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Yesterday we launched our website and went to a Digital Dinner at The Spectator magazine, hosted by Matthew D’Ancona.
On my way up to London, I was desperately trying not have a panic attack at the thought of my life being on the world wide web and going to The Spectator to dine with very influential people. It was a once in a lifetime opportunity to discuss the Child’s i Foundation with Matthew D’Ancona, Simon Andrews, Amelia Torode, Deb Khan, James Forsyth, Don Boyd, Matthew Knight, Kirsty Stephenson and Richard Osman.
I didn’t have to worry, we had a wonderful time and everyone really liked the idea and discussed how we could make the project a ‘charity 2.0′ collaborative proposition. I wanted to capture the moment for all our Supporters so asked our friends at Flip to lend us a camera so you can see the evening for yourselves.
Today Michelle and I were signing off our fundraising strategy, but we’ve hit a huge snag. We’ve just discovered it could take up to 9 weeks to get a code from HMRC – and that means we can’t activate our Justgiving account. We didn’t want to make the website active before we had a means for our supporters to donate, particularly because we’re developing a beautiful ‘Buy A Brick’ application, which will allow everyone to buy virtual brick to help build our home.
So should we launch Child’s i Foundation to the world without an online donation mechanism?
Just as we were puzzling it out, my phone rang. It was Deborah Meaden. What followed was an amazing 20-minute conversation, which I find hard to believe actually happened. She told me she had read my proposal, and was incredibly impressed with what I had accomplished and what an impressive team I had put together. I had turned the idea I pitched to her in the lift (apparently ‘very well’) into a reality. Her only remaining question was whether anyone else was already doing this kind of thing out in Uganda, but as our priority is resettling our children into families, we have a USP.
I then took the opportunity to pick her brains over the current quandary – should we launch without the donation mechanism in place? She replied with advice she had never given before – Yes, launch. Commercially, she would never suggest us to go ahead but as our aim is to create a worldwide community of supporters, she felt we should focus on building up the community, then launch ‘Buy A Brick’ at a later stage, when we’d generated lots of support and interest.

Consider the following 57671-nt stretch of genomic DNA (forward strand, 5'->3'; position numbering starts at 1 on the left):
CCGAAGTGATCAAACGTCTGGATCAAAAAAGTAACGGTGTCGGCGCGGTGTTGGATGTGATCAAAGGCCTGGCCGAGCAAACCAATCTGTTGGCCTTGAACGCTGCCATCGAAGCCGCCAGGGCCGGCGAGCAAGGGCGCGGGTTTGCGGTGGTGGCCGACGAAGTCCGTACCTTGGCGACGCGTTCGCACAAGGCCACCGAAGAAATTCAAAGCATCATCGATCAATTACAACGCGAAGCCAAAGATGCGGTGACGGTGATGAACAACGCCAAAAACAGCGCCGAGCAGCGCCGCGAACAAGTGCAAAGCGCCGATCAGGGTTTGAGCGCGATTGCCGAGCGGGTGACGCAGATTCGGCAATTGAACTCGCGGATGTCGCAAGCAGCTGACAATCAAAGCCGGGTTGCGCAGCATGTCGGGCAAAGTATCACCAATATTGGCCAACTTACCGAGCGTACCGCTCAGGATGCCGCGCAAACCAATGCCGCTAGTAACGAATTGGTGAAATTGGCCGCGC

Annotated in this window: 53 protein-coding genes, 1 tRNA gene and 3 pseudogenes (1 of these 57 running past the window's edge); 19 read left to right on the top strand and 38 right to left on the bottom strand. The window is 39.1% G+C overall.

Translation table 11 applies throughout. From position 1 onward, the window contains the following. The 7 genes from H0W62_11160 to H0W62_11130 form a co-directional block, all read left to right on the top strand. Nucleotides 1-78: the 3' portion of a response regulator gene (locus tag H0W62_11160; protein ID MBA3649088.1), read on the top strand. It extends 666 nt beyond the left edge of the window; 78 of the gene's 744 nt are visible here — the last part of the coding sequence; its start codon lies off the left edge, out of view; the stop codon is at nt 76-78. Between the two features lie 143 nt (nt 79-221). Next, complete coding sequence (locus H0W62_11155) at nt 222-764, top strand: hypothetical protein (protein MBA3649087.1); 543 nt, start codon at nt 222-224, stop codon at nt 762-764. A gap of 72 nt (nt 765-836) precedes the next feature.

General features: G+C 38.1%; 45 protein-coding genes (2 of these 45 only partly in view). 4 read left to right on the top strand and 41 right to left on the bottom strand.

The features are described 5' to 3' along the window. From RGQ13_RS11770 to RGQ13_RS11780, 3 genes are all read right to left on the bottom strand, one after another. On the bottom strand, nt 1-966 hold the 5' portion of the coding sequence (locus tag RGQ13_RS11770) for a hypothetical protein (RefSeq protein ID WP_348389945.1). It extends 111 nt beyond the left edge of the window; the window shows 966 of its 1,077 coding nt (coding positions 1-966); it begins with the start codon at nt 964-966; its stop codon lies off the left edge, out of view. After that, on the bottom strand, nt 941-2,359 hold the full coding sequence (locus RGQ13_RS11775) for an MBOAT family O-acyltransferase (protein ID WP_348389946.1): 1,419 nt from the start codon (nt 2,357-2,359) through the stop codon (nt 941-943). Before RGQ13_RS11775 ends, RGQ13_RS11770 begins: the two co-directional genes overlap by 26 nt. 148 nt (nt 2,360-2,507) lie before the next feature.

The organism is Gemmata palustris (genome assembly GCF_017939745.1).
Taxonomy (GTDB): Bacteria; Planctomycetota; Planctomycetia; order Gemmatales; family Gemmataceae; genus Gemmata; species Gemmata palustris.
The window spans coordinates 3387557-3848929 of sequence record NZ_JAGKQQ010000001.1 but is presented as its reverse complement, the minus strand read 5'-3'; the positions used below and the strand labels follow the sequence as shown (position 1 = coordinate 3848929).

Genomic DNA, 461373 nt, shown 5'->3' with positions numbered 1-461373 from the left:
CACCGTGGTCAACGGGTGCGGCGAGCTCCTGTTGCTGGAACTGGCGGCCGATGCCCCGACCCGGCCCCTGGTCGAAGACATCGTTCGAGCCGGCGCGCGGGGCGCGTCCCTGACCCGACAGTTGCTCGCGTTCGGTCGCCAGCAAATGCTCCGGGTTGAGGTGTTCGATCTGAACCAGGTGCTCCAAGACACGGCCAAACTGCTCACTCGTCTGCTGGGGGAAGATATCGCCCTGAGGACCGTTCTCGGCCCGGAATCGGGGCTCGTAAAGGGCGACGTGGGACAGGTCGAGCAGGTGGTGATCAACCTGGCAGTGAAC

As for her involvement in our project, she is already working with Action Against Hunger. She is a lady of her word and when she says she is going to commit to something she puts in 100%, so she can’t commit to our project as well. I really respect her and wish her lots of luck on her trip out to visit one of AAH’s projects in the New Year. She did say she is always at the end of the phone if I needed advice, which is extremely comforting to know. Thank you, Deborah. You made my week.
I met with our Architect, Dominic Taylor today. He’s kindly agreed to design the home for us. Earlier this year, Dom arranged for 65 architecture students at the University of Bath to help him design the babies’ Home, nursery, volunteer accommodation, staff accommodation and administration block. To look at the other designs go to Flickr
It wasn’t until Dom spelt it out exactly what is involved that I realised what this really means. Altogether we’re talking 1,117m2 of buildings. In the UK, it costs around £1500 per square metre to build and costs around £1.7m. An architects fee is around 6%.
Basically, Dominic is donating over £100,000- worth of support.
I now get just how ‘kind’ he is.
Today I spent the day working out a strategy for my business plan, with the help of Chris Ingram, a friend who has taken a week off work to support me. We completely plastered his living room with post-it notes, and it showed me just what a massive undertaking this project is – and how very lucky I am to have inspiring people around me to help me along the way. Chris put me in touch with his HR manager, Toby Lott, and we chatted for hours about my life – a strange combination of working on reality TV and working with orphans. While we chatted, I was reminded of the show that started my own journey into TV – Challenge Anneka.
Remember the episode when Anneka and her sparkly jumpsuit went out to a Romanian orphanage? This powerful piece of film inspired thousands of people to support Romania and make a difference to the children’s’ lives. TV can be a very powerful tool for social change and I went into it wanting to make a difference. Having worked on shows that have engaged audiences of millions, I wanted to use the power of the media to create a connection so people would support us because they wanted to change lives, and not out of a sense of guilt.
This idea has been a dream of mine now for two years, but I kept stalling because I was uncomfortable with the idea of putting myself in front of the camera. I have spent years producing TV and very rarely put myself out there. I have come to realise I have nothing to fear because this dream of building a home for babies is not just my project. It is all of ours.